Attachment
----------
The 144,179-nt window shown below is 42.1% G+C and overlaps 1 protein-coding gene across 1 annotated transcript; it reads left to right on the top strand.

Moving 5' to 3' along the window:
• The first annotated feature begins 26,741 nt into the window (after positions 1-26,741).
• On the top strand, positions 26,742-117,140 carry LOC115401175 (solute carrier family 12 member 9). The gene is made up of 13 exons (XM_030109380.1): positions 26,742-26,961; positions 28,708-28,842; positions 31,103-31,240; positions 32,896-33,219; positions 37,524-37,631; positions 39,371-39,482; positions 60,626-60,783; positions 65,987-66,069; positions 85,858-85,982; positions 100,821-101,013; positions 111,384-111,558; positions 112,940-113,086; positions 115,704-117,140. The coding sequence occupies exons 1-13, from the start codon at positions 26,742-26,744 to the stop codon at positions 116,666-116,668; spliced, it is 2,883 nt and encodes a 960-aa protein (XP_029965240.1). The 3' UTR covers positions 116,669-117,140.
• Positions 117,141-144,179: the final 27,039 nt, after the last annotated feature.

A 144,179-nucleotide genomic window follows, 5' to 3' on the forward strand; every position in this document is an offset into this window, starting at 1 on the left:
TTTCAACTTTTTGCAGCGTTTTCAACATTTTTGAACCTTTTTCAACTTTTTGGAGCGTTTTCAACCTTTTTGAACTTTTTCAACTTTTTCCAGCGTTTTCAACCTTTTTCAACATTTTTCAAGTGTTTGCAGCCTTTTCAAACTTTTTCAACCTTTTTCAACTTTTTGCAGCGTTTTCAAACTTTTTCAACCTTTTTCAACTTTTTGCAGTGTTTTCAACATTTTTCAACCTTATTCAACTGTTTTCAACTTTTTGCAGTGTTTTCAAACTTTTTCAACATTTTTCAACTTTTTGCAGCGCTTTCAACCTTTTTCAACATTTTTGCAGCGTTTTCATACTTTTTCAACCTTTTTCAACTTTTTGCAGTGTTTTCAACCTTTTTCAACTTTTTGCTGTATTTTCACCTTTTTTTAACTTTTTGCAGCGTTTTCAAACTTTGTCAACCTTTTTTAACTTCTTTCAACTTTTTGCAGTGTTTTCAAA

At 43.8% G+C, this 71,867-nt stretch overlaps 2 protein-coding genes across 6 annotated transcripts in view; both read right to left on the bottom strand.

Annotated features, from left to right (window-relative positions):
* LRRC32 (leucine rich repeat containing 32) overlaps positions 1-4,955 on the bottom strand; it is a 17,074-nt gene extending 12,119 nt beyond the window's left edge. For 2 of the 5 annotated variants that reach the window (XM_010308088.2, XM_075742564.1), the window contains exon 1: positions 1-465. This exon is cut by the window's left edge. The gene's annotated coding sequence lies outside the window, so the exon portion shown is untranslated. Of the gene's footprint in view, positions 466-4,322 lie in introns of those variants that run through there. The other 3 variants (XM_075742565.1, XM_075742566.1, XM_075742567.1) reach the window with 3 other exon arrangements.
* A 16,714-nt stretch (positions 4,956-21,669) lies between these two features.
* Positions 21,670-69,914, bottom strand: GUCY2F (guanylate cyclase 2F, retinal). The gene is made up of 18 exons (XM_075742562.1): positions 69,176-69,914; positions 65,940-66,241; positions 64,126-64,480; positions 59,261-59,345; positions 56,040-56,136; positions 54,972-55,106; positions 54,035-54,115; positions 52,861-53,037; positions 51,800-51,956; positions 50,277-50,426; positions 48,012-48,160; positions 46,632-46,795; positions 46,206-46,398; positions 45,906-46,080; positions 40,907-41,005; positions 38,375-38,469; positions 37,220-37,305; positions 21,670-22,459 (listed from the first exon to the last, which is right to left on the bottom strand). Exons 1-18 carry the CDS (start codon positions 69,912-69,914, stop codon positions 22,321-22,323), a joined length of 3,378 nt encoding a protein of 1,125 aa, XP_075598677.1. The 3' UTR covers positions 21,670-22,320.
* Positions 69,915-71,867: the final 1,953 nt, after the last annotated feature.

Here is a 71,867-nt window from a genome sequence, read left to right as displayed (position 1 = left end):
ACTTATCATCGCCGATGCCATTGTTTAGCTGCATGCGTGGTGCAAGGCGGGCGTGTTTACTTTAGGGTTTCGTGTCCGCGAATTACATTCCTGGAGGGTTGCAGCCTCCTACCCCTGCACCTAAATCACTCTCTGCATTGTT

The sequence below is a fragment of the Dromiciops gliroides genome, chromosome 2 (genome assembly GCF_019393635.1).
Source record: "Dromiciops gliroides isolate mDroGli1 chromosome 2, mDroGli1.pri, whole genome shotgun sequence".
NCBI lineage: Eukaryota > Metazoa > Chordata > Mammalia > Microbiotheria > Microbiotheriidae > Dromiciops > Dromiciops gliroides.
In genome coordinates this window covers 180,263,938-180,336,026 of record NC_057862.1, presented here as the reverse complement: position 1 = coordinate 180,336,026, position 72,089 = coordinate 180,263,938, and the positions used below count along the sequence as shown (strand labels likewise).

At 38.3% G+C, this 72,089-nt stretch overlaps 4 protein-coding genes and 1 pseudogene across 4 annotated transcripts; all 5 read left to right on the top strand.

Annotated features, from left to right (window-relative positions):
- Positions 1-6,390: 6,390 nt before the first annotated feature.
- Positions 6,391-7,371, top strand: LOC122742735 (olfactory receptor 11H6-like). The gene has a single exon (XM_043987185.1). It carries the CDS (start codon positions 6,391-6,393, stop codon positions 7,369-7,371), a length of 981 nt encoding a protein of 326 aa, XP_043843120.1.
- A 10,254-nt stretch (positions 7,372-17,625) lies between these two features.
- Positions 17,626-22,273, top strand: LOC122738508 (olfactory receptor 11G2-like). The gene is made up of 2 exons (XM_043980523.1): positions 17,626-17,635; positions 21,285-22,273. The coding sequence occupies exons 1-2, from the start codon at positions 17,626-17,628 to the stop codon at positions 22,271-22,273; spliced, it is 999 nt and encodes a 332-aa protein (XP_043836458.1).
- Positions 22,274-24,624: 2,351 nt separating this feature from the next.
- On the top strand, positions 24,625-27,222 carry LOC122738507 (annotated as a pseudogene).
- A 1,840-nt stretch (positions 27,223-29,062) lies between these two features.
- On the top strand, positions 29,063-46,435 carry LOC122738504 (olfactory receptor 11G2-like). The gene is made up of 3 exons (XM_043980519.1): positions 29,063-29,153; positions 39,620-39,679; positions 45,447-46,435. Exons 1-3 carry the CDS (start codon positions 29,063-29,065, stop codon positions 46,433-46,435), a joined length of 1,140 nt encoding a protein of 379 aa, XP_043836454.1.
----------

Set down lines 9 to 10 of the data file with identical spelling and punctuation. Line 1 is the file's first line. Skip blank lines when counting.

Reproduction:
Annotated features, from left to right (window-relative positions):
* LRRC32 (leucine rich repeat containing 32) overlaps positions 1-4,955 on the bottom strand; it is a 17,074-nt gene extending 12,119 nt beyond the window's left edge. For 2 of the 5 annotated variants that reach the window (XM_010308088.2, XM_075742564.1), the window contains exon 1: positions 1-465. This exon is cut by the window's left edge. The gene's annotated coding sequence lies outside the window, so the exon portion shown is untranslated. Of the gene's footprint in view, positions 466-4,322 lie in introns of those variants that run through there. The other 3 variants (XM_075742565.1, XM_075742566.1, XM_075742567.1) reach the window with 3 other exon arrangements.